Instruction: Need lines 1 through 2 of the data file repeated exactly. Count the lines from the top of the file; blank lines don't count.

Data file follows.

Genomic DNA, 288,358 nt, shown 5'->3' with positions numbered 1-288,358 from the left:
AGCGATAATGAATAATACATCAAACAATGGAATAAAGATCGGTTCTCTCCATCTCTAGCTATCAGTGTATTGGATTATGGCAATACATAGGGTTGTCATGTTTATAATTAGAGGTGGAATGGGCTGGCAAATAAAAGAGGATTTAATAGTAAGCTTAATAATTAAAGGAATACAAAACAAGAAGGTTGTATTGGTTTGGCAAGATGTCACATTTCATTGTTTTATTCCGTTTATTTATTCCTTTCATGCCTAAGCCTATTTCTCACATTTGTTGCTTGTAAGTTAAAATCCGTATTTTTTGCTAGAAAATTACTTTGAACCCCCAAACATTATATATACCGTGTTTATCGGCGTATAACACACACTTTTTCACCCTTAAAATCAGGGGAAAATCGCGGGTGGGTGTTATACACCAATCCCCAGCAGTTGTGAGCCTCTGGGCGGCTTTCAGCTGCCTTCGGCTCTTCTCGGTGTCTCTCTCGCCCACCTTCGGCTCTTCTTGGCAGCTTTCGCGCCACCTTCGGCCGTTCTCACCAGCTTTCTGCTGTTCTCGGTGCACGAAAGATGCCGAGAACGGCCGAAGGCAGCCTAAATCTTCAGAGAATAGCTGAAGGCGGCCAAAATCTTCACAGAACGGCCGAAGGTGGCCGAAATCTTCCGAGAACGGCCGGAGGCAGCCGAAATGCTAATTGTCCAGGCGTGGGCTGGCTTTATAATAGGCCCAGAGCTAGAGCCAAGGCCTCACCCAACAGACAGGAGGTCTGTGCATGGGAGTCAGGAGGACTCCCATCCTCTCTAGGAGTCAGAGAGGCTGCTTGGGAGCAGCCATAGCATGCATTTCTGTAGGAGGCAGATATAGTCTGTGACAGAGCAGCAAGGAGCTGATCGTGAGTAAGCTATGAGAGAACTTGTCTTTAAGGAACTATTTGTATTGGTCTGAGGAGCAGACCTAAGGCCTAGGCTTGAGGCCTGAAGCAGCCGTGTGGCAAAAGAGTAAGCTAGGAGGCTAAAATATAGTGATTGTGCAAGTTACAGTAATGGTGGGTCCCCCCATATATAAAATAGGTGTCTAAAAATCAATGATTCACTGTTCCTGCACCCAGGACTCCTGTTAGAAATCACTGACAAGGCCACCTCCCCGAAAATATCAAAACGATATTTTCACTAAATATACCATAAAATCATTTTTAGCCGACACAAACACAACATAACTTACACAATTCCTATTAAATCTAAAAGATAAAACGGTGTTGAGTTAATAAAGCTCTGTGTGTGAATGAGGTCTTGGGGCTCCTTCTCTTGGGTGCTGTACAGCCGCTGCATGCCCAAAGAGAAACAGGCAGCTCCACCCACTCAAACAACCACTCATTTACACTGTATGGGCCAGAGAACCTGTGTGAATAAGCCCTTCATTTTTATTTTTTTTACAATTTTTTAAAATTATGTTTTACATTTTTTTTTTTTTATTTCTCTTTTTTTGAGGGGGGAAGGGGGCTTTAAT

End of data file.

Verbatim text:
Genomic DNA, 288,358 nt, shown 5'->3' with positions numbered 1-288,358 from the left:
AGCGATAATGAATAATACATCAAACAATGGAATAAAGATCGGTTCTCTCCATCTCTAGCTATCAGTGTATTGGATTATGGCAATACATAGGGTTGTCATGTTTATAATTAGAGGTGGAATGGGCTGGCAAATAAAAGAGGATTTAATAGTAAGCTTAATAATTAAAGGAATACAAAACAAGAAGGTTGTATTGGTTTGGCAAGATGTCACATTTCATTGTTTTATTCCGTTTATTTATTCCTTTCATGCCTAAGCCTATTTCTCACATTTGTTGCTTGTAAGTTAAAATCCGTATTTTTTGCTAGAAAATTACTTTGAACCCCCAAACATTATATATACCGTGTTTATCGGCGTATAACACACACTTTTTCACCCTTAAAATCAGGGGAAAATCGCGGGTGGGTGTTATACACCAATCCCCAGCAGTTGTGAGCCTCTGGGCGGCTTTCAGCTGCCTTCGGCTCTTCTCGGTGTCTCTCTCGCCCACCTTCGGCTCTTCTTGGCAGCTTTCGCGCCACCTTCGGCCGTTCTCACCAGCTTTCTGCTGTTCTCGGTGCACGAAAGATGCCGAGAACGGCCGAAGGCAGCCTAAATCTTCAGAGAATAGCTGAAGGCGGCCAAAATCTTCACAGAACGGCCGAAGGTGGCCGAAATCTTCCGAGAACGGCCGGAGGCAGCCGAAATGCTAATTGTCCAGGCGTGGGCTGGCTTTATAATAGGCCCAGAGCTAGAGCCAAGGCCTCACCCAACAGACAGGAGGTCTGTGCATGGGAGTCAGGAGGACTCCCATCCTCTCTAGGAGTCAGAGAGGCTGCTTGGGAGCAGCCATAGCATGCATTTCTGTAGGAGGCAGATATAGTCTGTGACAGAGCAGCAAGGAGCTGATCGTGAGTAAGCTATGAGAGAACTTGTCTTTAAGGAACTATTTGTATTGGTCTGAGGAGCAGACCTAAGGCCTAGGCTTGAGGCCTGAAGCAGCCGTGTGGCAAAAGAGTAAGCTAGGAGGCTAAAATATAGTGATTGTGCAAGTTACAGTAATGGTGGGTCCCCCCATATATAAAATAGGTGTCTAAAAATCAATGATTCACTGTTCCTGCACCCAGGACTCCTGTTAGAAATCACTGACAAGGCCACCTCCCCGAAAATATCAAAACGATATTTTCACTAAATATACCATAAAATCATTTTTAGCCGACACAAACACAACATAACTTACACAATTCCTATTAAATCTAAAAGATAAAACGGTGTTGAGTTAATAAAGCTCTGTGTGTGAATGAGGTCTTGGGGCTCCTTCTCTTGGGTGCTGTACAGCCGCTGCATGCCCAAAGAGAAACAGGCAGCTCCACCCACTCAAACAACCACTCATTTACACTGTATGGGCCAGAGAACCTGTGTGAATAAGCCCTTCATTTTTATTTTTTTTACAATTTTTTAAAATTATGTTTTACATTTTTTTTTTTTTATTTCTCTTTTTTTGAGGGGGGAAGGGGGCTTTAAT